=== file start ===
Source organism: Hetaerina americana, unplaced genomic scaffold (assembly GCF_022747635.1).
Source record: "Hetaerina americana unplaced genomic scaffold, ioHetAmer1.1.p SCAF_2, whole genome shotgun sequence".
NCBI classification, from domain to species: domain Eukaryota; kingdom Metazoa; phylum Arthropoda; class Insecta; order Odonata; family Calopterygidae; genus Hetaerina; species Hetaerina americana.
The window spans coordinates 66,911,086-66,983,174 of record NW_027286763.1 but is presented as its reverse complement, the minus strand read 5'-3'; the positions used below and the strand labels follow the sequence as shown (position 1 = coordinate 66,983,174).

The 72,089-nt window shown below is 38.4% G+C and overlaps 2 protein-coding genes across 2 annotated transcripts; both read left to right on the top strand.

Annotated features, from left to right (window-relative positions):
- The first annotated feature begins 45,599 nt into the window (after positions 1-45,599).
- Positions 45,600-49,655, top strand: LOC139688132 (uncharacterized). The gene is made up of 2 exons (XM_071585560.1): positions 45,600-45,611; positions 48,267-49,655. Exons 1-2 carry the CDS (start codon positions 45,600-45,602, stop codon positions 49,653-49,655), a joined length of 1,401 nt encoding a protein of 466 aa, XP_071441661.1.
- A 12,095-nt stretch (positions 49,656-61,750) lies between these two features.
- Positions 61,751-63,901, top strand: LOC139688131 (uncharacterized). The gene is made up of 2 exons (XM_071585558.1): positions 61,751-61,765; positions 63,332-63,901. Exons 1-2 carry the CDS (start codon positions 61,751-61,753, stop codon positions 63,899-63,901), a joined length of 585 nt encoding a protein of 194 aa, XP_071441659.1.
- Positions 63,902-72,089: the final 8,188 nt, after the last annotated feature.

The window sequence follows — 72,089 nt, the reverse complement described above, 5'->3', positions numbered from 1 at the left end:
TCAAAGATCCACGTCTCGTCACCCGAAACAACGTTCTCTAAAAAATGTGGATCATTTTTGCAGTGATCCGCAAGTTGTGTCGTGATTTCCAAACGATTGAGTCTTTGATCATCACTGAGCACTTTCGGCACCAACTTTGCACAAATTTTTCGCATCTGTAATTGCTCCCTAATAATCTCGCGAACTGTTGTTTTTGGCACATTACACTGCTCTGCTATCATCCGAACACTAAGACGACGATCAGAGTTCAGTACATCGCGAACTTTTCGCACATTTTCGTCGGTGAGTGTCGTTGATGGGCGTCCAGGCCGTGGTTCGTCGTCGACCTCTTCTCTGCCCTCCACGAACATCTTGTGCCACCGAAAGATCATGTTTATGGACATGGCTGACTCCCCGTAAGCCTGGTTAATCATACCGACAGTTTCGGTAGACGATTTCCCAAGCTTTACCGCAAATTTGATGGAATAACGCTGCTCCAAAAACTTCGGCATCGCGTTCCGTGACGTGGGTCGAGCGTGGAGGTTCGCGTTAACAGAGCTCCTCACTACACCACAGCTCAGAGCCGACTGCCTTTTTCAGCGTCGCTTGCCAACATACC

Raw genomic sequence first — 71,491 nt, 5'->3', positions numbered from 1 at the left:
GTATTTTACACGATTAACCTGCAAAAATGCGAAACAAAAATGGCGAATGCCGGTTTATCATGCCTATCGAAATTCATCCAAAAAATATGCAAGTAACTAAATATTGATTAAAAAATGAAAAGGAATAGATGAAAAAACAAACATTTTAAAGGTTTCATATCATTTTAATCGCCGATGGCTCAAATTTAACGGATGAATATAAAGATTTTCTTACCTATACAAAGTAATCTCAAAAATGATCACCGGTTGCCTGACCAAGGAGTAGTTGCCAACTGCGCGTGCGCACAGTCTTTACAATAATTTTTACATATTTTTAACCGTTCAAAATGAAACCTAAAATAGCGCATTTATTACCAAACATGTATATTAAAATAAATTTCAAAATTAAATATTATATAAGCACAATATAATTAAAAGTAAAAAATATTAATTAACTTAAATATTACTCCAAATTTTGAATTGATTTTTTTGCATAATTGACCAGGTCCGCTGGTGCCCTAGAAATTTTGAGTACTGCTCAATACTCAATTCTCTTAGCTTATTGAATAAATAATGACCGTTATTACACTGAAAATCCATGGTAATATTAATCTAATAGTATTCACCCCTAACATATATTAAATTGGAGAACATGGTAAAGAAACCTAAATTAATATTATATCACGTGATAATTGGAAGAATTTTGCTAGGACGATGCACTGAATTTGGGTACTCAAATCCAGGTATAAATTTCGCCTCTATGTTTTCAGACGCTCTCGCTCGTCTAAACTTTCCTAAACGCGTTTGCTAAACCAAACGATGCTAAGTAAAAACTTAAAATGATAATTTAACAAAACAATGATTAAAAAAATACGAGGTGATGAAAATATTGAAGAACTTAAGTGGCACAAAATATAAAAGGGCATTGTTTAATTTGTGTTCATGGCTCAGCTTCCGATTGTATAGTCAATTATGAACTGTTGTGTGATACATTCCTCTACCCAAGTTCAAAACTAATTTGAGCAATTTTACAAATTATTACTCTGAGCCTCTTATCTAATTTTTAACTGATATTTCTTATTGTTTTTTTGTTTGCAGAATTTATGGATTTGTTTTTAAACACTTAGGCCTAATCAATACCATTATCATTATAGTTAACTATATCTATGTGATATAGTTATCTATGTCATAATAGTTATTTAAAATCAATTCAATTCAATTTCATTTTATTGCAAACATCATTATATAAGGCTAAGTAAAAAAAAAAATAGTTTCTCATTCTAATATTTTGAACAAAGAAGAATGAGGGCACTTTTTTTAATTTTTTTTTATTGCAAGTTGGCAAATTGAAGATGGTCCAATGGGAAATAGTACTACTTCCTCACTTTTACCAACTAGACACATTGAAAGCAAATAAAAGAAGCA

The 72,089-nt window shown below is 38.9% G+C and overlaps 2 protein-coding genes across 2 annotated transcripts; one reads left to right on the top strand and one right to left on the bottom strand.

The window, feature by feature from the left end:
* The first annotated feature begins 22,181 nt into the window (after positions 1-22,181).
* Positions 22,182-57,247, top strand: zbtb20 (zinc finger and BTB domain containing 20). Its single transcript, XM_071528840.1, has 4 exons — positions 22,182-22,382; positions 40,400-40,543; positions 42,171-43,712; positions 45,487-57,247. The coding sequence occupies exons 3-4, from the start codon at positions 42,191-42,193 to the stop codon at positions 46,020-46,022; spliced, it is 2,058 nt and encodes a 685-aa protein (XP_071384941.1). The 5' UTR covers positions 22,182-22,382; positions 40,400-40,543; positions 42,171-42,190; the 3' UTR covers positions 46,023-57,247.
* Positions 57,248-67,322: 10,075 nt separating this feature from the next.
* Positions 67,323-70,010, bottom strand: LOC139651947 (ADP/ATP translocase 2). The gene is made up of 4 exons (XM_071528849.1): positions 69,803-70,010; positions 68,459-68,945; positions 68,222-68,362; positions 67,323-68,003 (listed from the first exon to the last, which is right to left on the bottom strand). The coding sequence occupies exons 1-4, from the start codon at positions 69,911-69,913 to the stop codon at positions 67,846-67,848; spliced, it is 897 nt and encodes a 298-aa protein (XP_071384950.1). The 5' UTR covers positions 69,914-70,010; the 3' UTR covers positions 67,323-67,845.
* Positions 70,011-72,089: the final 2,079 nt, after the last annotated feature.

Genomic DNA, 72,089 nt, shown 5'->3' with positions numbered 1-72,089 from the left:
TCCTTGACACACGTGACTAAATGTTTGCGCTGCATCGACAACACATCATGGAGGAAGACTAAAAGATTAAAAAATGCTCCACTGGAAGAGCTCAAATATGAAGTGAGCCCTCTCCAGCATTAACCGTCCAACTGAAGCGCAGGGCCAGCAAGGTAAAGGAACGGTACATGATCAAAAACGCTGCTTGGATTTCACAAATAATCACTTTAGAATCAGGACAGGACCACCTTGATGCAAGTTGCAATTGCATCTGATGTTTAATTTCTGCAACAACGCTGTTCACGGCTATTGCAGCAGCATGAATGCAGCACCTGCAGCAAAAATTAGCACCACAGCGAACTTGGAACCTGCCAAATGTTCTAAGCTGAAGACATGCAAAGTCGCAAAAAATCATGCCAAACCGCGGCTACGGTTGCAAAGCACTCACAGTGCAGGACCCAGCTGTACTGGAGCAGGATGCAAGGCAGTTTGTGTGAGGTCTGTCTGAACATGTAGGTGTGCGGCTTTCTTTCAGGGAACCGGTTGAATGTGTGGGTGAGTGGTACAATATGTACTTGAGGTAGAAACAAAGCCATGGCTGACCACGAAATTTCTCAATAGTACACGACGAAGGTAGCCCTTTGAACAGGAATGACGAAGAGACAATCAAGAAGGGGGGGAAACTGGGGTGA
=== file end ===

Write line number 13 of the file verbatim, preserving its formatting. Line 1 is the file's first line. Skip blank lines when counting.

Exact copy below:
TCAAAGATCCACGTCTCGTCACCCGAAACAACGTTCTCTAAAAAATGTGGATCATTTTTGCAGTGATCCGCAAGTTGTGTCGTGATTTCCAAACGATTGAGTCTTTGATCATCACTGAGCACTTTCGGCACCAACTTTGCACAAATTTTTCGCATCTGTAATTGCTCCCTAATAATCTCGCGAACTGTTGTTTTTGGCACATTACACTGCTCTGCTATCATCCGAACACTAAGACGACGATCAGAGTTCAGTACATCGCGAACTTTTCGCACATTTTCGTCGGTGAGTGTCGTTGATGGGCGTCCAGGCCGTGGTTCGTCGTCGACCTCTTCTCTGCCCTCCACGAACATCTTGTGCCACCGAAAGATCATGTTTATGGACATGGCTGACTCCCCGTAAGCCTGGTTAATCATACCGACAGTTTCGGTAGACGATTTCCCAAGCTTTACCGCAAATTTGATGGAATAACGCTGCTCCAAAAACTTCGGCATCGCGTTCCGTGACGTGGGTCGAGCGTGGAGGTTCGCGTTAACAGAGCTCCTCACTACACCACAGCTCAGAGCCGACTGCCTTTTTCAGCGTCGCTTGCCAACATACC